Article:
It’s a great feeling, isn’t it? Writing The End after the last sentence of your masterpiece. All those hours you’ve spent with your characters, all the minutes during which you’ve managed to push away doubts or writer’s block.
But I hate to tell you – this isn’t The End. Really, it’s only the beginning. The first draft of a novel is like baking two sponges for a fancy cake. The real work starts after that, creating the filling and topping, making sure it stands up straight, decorating the top with small details that are so essential for the bigger picture and can make all the difference.
And that’s what you have to do after writing the first draft. Pull the whole thing – characters, plot, subplot, settings, prose… so that the overall experience of reading it is going to be amazing for the book buyer.
After I’ve written The End, patted myself on the back, celebrated in some way (coffee and cake usually) and taken a short break (some people swear by stepping away for longer, we’re all different) I then mentally rub my hands together and get stuck in again.
First off, I concentrate on three main things:
I ask myself if I have really started the story at the beginning of the action – at the crux of what sends the main character on a journey. I’ve had eleven books published but still, to this day, when I get feedback from my agent it’s usually along the lines of “Do you think it would be better to start the story at your Chapter Two?” EVERY TIME I write a first chapter full of back story, setting up the plot, introducing details about the protagonists… But all of this can be slotted in later on. In that first chapter you want to grab the reader’s attention and give them a real idea of the main character’s motivation.
My 2018 romantic comedy, One Summer in Rome, is a good example of this. Mary quits her job and flees to Rome, hoping to leave her problems behind her. In my first draft the first chapter was all about showing how her life was in England, her former awful boss, the confrontation that led up to her quitting… In the final draft (the one published) the first chapter sees her already at the airport, setting off on her new adventure.
So when I begin a second draft I ask, is that first chapter really necessary or it is mostly a part of the story that can be woven in later on? Am I using it to get going with the main plot, or is it a comforting chapter for me as the author, to try to make the reader understand my character as well as I do? Remember, in real life when you meet someone for the first time, you don’t tell them everything about yourself at that first meeting… little bits of your life come out, over time, as the friendship develops. And it’s the same with your novel – the reader doesn’t need to know the protagonist’s whole life history before the story really starts. And you want to grab their attention. So I try to cut more or less straight to the event that kicks off the main plot.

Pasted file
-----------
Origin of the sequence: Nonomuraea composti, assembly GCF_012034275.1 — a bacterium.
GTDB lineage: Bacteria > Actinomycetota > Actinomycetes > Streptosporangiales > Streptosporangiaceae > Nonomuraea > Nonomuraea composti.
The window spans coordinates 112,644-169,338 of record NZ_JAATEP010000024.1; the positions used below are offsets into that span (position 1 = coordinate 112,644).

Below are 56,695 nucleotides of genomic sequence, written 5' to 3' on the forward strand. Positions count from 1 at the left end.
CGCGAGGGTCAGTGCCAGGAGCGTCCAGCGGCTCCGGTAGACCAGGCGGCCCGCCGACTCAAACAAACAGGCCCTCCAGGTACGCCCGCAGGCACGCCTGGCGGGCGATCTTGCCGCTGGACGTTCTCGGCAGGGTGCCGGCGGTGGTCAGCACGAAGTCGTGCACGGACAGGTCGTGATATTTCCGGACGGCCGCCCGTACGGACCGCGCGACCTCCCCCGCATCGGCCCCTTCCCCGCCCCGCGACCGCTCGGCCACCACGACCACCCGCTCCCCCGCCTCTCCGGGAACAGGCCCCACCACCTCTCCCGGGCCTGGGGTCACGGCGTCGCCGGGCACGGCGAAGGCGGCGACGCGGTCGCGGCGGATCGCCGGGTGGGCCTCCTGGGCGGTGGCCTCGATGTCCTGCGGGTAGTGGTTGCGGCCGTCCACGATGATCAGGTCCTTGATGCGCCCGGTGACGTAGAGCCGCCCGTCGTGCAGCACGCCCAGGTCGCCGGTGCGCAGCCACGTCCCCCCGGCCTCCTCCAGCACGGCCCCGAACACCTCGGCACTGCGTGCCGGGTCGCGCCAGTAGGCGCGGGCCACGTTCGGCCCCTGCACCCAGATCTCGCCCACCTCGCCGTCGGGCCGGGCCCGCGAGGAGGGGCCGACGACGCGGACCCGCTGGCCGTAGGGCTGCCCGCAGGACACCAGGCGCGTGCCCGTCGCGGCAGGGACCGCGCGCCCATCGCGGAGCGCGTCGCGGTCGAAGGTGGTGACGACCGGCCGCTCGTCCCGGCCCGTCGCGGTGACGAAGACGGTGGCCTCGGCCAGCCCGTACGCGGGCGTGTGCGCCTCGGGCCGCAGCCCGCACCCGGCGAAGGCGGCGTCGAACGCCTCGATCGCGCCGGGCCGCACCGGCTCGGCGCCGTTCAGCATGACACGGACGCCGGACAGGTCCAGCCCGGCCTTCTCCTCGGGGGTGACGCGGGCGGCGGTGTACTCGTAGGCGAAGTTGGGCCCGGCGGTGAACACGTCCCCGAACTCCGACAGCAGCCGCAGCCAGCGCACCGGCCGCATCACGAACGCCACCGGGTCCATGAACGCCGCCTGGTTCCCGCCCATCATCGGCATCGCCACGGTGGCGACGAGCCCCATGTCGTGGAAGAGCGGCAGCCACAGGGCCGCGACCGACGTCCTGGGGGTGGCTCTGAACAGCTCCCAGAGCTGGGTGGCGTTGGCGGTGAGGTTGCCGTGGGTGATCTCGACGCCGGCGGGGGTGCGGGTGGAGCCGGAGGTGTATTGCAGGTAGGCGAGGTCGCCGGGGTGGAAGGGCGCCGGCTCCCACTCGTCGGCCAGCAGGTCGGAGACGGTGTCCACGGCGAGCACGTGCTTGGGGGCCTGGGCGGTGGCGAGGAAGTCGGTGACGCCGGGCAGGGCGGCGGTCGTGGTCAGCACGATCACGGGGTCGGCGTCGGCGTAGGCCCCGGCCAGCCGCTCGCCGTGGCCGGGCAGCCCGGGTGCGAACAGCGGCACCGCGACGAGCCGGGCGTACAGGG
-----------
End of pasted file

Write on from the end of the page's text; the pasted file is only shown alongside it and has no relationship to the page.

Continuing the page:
Secondly, I ask myself – are the stakes high enough? Because if they aren’t, how can I expect the reader to become invested in my main character and care enough to read on and find out what happens to them? In my last book, for example – Knowing You – Violet is unceremoniously dumped by her boyfriend which takes her on a journey of discovery. The outcome of this, in the first draft, wasn’t significant enough. Only one area of her life was in danger of imploding if things turned out badly. I needed to change this in order to get the reader really involved and rooting for Violet. So her love life was messed up – but what if, say, her career became affected as well?
I’m always surprised, at the end of a first draft, how much further I can push my character to the edge once I’ve asked this question. Sounds as if I’m cruel, doesn’t it, but I do love my protagonists! And it’s because of that I really want to turn the readers into their cheerleaders. By the end of a novel the main character will have changed in some way – this is the purpose of their story. So I really set them challenges in order to achieve this. Think of everything Elizabeth and Mr Darcy go through in Pride and Prejudice (helped by the minor characters and societal rules of the time) in order to finally express their love for each other.
And finally, is the world I’ve created detailed enough? Will the reader become totally immersed in it? To help with this I make sure I have described the book’s world using all five senses. Forgive Me Not is about a Emma, a recovering alcoholic who used to be homeless and returns home to make amends. The story swings between flashbacks to her grey life on the streets, and the present, with her family, on the joyous farm she grew up on. I made sure I graphically conveyed the contrasting sounds, smells and sights of these two settings.
For setting books abroad the internet can be a great tool. In 2014 I wrote From Paris with Love. I’d lived in Paris as a young woman but the memories were hazy so I found a webcam online that showed a moving panoramic view of the city. I printed off an underground map. I checked to see if tourist spots had changed since my last visit there. If you are setting your story somewhere real accuracy is important but not all authors can afford a research trip so you can get around this. Game of Scones was set in Greece but I set it in a fictional village.
And being a foodie, I use food to convey the character of my settings. Aromatic pizza in One Summer in Rome, sweet homemade strawberry jam on the farm in Forgive Me Not. Details to get the reader’s mouth watering.
There are many other things to look out for when rewriting a manuscript, but these are the major ones for me.
It isn’t The End. It’s just the beginning of creating something rather exciting.